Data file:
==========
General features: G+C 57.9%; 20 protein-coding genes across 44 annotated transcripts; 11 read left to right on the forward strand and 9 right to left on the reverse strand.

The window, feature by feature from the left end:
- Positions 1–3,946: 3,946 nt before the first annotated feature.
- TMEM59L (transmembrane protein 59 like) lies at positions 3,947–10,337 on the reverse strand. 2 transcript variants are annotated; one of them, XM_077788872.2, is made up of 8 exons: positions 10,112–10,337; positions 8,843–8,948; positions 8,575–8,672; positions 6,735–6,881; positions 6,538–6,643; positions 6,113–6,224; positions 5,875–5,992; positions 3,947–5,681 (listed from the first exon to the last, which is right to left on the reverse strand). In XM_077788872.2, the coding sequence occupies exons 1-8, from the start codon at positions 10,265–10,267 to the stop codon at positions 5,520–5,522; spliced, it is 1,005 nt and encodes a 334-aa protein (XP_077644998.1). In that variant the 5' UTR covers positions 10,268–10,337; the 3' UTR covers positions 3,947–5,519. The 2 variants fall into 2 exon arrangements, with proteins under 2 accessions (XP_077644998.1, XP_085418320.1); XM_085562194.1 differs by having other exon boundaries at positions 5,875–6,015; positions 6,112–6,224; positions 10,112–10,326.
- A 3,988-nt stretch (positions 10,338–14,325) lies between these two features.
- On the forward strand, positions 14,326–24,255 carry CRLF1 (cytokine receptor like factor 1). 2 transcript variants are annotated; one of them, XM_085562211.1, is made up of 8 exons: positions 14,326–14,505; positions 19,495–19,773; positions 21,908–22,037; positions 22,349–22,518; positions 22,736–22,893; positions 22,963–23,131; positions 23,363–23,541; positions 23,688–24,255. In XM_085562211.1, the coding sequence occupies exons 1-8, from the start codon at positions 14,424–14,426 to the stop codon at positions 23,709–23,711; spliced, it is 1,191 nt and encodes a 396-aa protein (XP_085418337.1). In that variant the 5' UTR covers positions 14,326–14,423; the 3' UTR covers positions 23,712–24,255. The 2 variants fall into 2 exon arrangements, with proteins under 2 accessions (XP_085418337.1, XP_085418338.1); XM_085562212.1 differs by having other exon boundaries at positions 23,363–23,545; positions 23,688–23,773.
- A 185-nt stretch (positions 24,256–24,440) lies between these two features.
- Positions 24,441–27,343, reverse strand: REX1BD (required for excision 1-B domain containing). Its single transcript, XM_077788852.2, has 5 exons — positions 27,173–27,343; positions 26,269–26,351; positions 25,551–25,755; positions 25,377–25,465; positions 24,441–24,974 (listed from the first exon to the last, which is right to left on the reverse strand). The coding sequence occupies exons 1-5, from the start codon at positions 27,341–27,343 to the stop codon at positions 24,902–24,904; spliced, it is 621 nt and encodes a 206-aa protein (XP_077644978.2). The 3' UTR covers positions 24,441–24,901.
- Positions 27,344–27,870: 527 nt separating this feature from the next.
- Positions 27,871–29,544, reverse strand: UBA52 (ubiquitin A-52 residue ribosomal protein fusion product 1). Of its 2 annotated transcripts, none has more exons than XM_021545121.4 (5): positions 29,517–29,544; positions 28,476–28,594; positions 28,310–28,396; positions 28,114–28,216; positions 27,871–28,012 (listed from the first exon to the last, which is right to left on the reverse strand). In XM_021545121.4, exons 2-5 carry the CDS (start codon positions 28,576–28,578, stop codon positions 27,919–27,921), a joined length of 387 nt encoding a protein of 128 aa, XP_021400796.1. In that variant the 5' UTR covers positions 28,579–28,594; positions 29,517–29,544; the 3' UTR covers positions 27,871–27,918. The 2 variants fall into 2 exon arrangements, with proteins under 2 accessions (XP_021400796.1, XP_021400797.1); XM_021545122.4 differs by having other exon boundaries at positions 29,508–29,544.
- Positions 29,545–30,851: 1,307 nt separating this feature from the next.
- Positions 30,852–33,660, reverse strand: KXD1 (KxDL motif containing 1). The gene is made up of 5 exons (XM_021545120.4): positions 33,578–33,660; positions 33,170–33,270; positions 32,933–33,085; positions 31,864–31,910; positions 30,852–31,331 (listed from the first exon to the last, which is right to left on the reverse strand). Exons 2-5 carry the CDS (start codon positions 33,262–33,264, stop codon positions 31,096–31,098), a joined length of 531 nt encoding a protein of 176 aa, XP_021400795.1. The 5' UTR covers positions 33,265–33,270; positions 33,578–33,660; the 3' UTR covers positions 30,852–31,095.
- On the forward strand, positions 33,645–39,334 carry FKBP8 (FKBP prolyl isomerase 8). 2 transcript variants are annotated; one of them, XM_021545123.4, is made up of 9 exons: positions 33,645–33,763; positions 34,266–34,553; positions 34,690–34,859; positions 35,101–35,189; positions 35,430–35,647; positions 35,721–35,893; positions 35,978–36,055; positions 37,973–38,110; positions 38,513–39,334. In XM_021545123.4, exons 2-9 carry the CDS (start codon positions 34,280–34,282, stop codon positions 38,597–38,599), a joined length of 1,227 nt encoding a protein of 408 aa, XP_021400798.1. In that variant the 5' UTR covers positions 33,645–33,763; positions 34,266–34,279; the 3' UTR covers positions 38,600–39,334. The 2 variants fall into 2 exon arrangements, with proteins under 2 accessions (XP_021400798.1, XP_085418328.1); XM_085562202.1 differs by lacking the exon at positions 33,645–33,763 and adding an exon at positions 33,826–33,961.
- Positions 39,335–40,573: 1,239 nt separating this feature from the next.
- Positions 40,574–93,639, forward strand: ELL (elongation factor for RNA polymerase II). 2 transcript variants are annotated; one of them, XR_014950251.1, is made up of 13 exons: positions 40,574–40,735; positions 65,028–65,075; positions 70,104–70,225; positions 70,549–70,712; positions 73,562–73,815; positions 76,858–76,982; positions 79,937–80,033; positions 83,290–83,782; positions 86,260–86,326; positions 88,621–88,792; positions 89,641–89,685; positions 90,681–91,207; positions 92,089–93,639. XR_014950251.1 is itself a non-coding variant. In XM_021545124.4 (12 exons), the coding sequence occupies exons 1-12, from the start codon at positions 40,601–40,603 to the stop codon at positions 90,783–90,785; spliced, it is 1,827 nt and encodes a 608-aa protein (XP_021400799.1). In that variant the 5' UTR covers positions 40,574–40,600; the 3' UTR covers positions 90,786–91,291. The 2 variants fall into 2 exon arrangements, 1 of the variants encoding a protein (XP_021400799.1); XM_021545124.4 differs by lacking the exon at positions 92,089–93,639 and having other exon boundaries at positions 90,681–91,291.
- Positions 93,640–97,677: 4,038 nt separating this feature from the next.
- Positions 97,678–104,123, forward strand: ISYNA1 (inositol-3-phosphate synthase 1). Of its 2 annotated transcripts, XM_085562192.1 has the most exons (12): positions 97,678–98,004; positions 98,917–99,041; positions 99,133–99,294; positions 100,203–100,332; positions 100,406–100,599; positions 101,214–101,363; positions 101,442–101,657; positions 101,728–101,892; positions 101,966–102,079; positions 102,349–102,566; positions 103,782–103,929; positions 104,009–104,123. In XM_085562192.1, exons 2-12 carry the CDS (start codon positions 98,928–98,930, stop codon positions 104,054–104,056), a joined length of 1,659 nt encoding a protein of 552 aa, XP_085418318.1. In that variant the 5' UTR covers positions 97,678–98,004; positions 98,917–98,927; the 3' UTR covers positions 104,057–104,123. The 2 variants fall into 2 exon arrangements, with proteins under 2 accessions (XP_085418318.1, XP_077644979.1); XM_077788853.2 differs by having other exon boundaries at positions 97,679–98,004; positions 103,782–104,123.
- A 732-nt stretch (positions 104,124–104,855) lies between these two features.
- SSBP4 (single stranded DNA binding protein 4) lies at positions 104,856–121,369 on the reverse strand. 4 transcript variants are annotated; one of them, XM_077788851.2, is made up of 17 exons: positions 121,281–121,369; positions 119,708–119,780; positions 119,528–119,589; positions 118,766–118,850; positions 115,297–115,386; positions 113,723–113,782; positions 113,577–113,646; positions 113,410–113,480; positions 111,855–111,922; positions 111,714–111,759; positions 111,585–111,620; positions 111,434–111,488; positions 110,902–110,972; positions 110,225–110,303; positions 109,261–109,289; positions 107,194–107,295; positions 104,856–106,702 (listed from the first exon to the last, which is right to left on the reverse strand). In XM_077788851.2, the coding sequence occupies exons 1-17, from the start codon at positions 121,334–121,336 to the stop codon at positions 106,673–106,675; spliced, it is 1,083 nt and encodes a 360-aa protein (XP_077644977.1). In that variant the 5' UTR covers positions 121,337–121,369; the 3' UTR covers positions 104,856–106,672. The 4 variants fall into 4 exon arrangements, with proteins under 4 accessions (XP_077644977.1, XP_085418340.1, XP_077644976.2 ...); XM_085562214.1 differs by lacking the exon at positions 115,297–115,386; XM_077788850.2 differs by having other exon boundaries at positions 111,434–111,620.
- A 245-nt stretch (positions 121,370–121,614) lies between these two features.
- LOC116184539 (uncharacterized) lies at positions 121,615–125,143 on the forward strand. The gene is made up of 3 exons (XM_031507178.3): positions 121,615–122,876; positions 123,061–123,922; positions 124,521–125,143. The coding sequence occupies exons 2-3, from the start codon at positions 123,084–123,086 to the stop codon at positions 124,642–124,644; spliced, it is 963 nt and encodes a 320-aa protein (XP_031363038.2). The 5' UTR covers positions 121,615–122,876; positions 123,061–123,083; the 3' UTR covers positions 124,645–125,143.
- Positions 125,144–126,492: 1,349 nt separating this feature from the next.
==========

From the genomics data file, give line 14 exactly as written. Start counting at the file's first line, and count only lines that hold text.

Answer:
- Positions 39,335–40,573: 1,239 nt separating this feature from the next.